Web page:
With less than a week until the primary election in North Carolina, a lot of attention is on the Senate race, specifically who will win the Republican nomination.

Last week Spectrum News 1 spoke with Republican candidate Rep. Ted Budd, who hasn’t taken part in any debates with his opponents this spring.

What You Need To Know

  • Ted Budd faces numerous Republican opponents including former Gov. Pat McCrory and former Rep. Mark Walker

  • Budd hasn’t taken part in debates with his opponents

  • Budd received former President Donald Trump’s endorsement last year

“Those candidates are in very desperate campaigns that don’t seem to be working, they don’t seem to be resonating with the primary voters that are Republican voters or unaffiliated,” Budd said.

Former Gov. Pat McCrory and former Rep. Mark Walker did take part in the debates, and political newcomer Marjorie Eastman was included in some of the debates.

Budd has been focusing on his 100-county tour of the state, which he recently wrapped up.

“It’s been educational for me and I think it’s been helpful to the voters to understand who I am and what I’m about,” Budd said.

Budd, who’s in his third term in Congress, said voters are concerned about border security, crime and inflation.

“You have all this money that’s been pumped into the economy by the federal government … don’t keep pumping money into the economy … let’s have policies which encourage people to move into the workforce, and let’s deregulate so that entrepreneurs can take a risk, and start new things, and create value for people,” Budd said.

His campaign received a spark last summer when former President Donald Trump endorsed him.

“Among likely Republican voters, it’s the single biggest factor that moves the needle in my favor,” Budd said.

Budd is trying to replace retiring GOP Sen. Richard Burr, who’s drawn some criticism from Republicans.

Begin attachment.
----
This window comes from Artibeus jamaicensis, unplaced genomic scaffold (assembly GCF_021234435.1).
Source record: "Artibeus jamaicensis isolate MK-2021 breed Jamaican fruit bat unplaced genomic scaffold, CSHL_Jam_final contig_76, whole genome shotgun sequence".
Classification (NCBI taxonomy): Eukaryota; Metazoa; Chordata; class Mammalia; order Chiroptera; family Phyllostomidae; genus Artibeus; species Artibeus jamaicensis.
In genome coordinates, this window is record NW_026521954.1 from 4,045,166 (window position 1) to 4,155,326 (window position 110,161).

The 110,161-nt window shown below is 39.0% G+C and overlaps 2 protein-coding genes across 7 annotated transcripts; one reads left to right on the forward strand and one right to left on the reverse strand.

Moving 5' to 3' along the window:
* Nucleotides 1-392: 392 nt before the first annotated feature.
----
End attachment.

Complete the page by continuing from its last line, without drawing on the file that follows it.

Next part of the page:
Burr and Republican Sen. Thom Tillis voted for the bipartisan infrastructure law. Budd voted against it.

Burr also voted to convict Trump in his second impeachment trial. The decision resulted in the state Republican Party censuring him.

While Budd is leading in the polls, his fundraising is neck and neck with McCrory’s. Campaign finance reports show McCrory slightly outraised Budd in the quarter that ended March 31.

When you combine the two amounts, it was well below what the Democratic candidate, former N.C. Chief Justice Cheri Beasley, raised in the same period. She’s expected to win her primary.

Budd voted not to certify some of the results of the 2020 election for President Joe Biden. The decision could hurt him with some voters in November if he wins the primary.

Asked if he thinks the election was stolen, Budd sidestepped the question.

“I’ve got grave constitutional concerns how that happened. I think we need to do everything whether it’s Republicans, Democrats, unaffiliated, for people to trust their institutions."

Come November, the Senate race will be closely watched nationally as Democrats hold the narrowest of margins in the chamber.

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